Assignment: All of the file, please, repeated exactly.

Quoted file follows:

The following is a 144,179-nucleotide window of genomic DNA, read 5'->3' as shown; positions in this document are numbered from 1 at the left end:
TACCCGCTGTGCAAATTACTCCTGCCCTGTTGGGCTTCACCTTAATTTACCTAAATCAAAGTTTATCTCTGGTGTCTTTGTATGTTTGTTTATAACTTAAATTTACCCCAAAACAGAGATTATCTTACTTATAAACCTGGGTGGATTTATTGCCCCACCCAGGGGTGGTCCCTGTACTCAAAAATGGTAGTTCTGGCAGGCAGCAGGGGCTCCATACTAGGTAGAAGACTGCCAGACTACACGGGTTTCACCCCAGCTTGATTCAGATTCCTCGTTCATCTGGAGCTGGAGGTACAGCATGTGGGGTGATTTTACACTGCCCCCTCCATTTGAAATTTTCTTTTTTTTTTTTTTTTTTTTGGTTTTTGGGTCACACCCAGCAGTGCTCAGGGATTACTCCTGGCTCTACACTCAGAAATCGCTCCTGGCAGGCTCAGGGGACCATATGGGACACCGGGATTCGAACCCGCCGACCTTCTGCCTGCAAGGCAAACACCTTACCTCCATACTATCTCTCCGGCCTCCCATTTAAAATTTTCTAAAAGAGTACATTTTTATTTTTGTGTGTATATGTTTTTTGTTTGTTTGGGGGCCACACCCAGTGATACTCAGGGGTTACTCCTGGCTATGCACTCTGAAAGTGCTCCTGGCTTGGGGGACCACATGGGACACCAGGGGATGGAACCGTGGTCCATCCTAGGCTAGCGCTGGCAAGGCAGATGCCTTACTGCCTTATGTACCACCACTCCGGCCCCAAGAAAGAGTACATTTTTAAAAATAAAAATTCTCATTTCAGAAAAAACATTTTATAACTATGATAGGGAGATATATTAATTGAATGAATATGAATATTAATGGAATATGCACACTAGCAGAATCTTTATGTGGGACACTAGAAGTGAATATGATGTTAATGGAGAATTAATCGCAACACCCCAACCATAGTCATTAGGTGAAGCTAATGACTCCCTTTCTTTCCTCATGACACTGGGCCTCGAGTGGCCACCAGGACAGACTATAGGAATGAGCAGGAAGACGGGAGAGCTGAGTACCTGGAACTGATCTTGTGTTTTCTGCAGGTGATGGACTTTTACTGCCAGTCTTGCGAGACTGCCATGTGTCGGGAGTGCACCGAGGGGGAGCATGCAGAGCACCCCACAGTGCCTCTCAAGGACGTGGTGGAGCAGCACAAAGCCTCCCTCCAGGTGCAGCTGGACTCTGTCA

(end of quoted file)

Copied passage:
The following is a 144,179-nucleotide window of genomic DNA, read 5'->3' as shown; positions in this document are numbered from 1 at the left end:
TACCCGCTGTGCAAATTACTCCTGCCCTGTTGGGCTTCACCTTAATTTACCTAAATCAAAGTTTATCTCTGGTGTCTTTGTATGTTTGTTTATAACTTAAATTTACCCCAAAACAGAGATTATCTTACTTATAAACCTGGGTGGATTTATTGCCCCACCCAGGGGTGGTCCCTGTACTCAAAAATGGTAGTTCTGGCAGGCAGCAGGGGCTCCATACTAGGTAGAAGACTGCCAGACTACACGGGTTTCACCCCAGCTTGATTCAGATTCCTCGTTCATCTGGAGCTGGAGGTACAGCATGTGGGGTGATTTTACACTGCCCCCTCCATTTGAAATTTTCTTTTTTTTTTTTTTTTTTTTGGTTTTTGGGTCACACCCAGCAGTGCTCAGGGATTACTCCTGGCTCTACACTCAGAAATCGCTCCTGGCAGGCTCAGGGGACCATATGGGACACCGGGATTCGAACCCGCCGACCTTCTGCCTGCAAGGCAAACACCTTACCTCCATACTATCTCTCCGGCCTCCCATTTAAAATTTTCTAAAAGAGTACATTTTTATTTTTGTGTGTATATGTTTTTTGTTTGTTTGGGGGCCACACCCAGTGATACTCAGGGGTTACTCCTGGCTATGCACTCTGAAAGTGCTCCTGGCTTGGGGGACCACATGGGACACCAGGGGATGGAACCGTGGTCCATCCTAGGCTAGCGCTGGCAAGGCAGATGCCTTACTGCCTTATGTACCACCACTCCGGCCCCAAGAAAGAGTACATTTTTAAAAATAAAAATTCTCATTTCAGAAAAAACATTTTATAACTATGATAGGGAGATATATTAATTGAATGAATATGAATATTAATGGAATATGCACACTAGCAGAATCTTTATGTGGGACACTAGAAGTGAATATGATGTTAATGGAGAATTAATCGCAACACCCCAACCATAGTCATTAGGTGAAGCTAATGACTCCCTTTCTTTCCTCATGACACTGGGCCTCGAGTGGCCACCAGGACAGACTATAGGAATGAGCAGGAAGACGGGAGAGCTGAGTACCTGGAACTGATCTTGTGTTTTCTGCAGGTGATGGACTTTTACTGCCAGTCTTGCGAGACTGCCATGTGTCGGGAGTGCACCGAGGGGGAGCATGCAGAGCACCCCACAGTGCCTCTCAAGGACGTGGTGGAGCAGCACAAAGCCTCCCTCCAGGTGCAGCTGGACTCTGTCA